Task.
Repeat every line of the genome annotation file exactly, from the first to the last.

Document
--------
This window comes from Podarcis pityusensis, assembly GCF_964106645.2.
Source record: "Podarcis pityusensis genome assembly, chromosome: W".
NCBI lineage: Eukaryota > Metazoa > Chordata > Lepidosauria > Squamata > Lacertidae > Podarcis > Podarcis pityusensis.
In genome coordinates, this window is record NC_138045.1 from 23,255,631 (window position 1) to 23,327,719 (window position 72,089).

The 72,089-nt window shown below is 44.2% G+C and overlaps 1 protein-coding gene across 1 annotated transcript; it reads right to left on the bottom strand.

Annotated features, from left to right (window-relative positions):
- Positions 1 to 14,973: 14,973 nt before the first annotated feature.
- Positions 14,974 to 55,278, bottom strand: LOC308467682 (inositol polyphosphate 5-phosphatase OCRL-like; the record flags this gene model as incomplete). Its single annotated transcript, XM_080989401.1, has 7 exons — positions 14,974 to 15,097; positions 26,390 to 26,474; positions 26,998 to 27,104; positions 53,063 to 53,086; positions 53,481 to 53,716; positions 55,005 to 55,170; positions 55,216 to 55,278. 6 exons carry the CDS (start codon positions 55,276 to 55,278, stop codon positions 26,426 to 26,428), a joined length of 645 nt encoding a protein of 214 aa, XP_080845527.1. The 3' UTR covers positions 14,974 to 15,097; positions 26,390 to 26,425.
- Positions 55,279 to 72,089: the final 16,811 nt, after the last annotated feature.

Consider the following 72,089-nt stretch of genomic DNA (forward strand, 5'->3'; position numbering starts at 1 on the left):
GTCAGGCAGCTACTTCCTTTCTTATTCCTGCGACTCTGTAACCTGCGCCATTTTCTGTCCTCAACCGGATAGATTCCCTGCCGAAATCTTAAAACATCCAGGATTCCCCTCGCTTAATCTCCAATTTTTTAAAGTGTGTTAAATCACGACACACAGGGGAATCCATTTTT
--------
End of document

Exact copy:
This window comes from Podarcis pityusensis, assembly GCF_964106645.2.
Source record: "Podarcis pityusensis genome assembly, chromosome: W".
NCBI lineage: Eukaryota > Metazoa > Chordata > Lepidosauria > Squamata > Lacertidae > Podarcis > Podarcis pityusensis.
In genome coordinates, this window is record NC_138045.1 from 23,255,631 (window position 1) to 23,327,719 (window position 72,089).

The 72,089-nt window shown below is 44.2% G+C and overlaps 1 protein-coding gene across 1 annotated transcript; it reads right to left on the bottom strand.

Annotated features, from left to right (window-relative positions):
- Positions 1 to 14,973: 14,973 nt before the first annotated feature.
- Positions 14,974 to 55,278, bottom strand: LOC308467682 (inositol polyphosphate 5-phosphatase OCRL-like; the record flags this gene model as incomplete). Its single annotated transcript, XM_080989401.1, has 7 exons — positions 14,974 to 15,097; positions 26,390 to 26,474; positions 26,998 to 27,104; positions 53,063 to 53,086; positions 53,481 to 53,716; positions 55,005 to 55,170; positions 55,216 to 55,278. 6 exons carry the CDS (start codon positions 55,276 to 55,278, stop codon positions 26,426 to 26,428), a joined length of 645 nt encoding a protein of 214 aa, XP_080845527.1. The 3' UTR covers positions 14,974 to 15,097; positions 26,390 to 26,425.
- Positions 55,279 to 72,089: the final 16,811 nt, after the last annotated feature.

Consider the following 72,089-nt stretch of genomic DNA (forward strand, 5'->3'; position numbering starts at 1 on the left):
GTCAGGCAGCTACTTCCTTTCTTATTCCTGCGACTCTGTAACCTGCGCCATTTTCTGTCCTCAACCGGATAGATTCCCTGCCGAAATCTTAAAACATCCAGGATTCCCCTCGCTTAATCTCCAATTTTTTAAAGTGTGTTAAATCACGACACACAGGGGAATCCATTTTT